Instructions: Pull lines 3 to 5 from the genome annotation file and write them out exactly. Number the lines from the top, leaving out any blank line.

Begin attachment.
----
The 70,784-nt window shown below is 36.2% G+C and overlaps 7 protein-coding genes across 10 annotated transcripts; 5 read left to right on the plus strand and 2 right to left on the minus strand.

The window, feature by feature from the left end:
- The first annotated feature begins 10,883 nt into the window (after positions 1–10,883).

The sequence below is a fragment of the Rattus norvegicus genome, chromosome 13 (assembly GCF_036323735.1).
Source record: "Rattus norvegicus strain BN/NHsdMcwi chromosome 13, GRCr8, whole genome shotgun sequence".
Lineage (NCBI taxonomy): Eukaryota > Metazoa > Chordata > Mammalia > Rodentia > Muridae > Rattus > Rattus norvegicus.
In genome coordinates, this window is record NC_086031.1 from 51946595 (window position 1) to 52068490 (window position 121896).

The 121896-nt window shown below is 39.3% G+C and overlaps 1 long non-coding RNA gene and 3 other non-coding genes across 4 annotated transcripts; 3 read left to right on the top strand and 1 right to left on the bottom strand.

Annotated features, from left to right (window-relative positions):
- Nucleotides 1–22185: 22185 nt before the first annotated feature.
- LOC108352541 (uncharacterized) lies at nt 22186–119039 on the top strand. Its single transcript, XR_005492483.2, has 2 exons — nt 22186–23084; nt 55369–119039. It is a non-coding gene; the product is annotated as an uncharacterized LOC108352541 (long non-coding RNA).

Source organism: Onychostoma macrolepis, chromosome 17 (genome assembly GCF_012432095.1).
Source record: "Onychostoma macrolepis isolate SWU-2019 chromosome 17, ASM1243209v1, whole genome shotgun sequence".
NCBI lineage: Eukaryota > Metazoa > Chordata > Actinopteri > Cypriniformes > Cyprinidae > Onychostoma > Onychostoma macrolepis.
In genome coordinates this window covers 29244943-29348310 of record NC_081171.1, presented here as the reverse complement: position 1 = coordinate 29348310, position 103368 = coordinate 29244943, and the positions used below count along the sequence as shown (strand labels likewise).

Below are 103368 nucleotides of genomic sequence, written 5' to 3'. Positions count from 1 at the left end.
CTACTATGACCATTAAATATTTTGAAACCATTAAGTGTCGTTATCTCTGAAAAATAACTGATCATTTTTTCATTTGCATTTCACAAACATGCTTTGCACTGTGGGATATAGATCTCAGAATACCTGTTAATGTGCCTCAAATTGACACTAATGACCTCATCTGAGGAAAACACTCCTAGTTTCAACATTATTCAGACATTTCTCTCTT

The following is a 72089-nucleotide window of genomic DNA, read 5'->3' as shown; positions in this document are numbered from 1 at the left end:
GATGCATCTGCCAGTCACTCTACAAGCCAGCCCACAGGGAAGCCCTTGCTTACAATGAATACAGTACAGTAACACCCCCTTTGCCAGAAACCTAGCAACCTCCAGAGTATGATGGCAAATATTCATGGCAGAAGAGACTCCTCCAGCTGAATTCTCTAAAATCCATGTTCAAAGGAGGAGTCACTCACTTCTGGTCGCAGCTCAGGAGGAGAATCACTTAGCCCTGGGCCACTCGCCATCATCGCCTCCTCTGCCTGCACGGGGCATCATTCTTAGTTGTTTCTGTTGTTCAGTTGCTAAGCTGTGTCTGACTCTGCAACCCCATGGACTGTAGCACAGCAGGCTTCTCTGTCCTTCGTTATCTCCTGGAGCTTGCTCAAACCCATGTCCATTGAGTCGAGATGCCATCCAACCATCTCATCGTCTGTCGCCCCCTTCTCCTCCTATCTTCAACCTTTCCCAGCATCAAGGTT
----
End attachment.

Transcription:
- The first annotated feature begins 10,883 nt into the window (after positions 1–10,883).

The sequence below is a fragment of the Rattus norvegicus genome, chromosome 13 (assembly GCF_036323735.1).
Source record: "Rattus norvegicus strain BN/NHsdMcwi chromosome 13, GRCr8, whole genome shotgun sequence".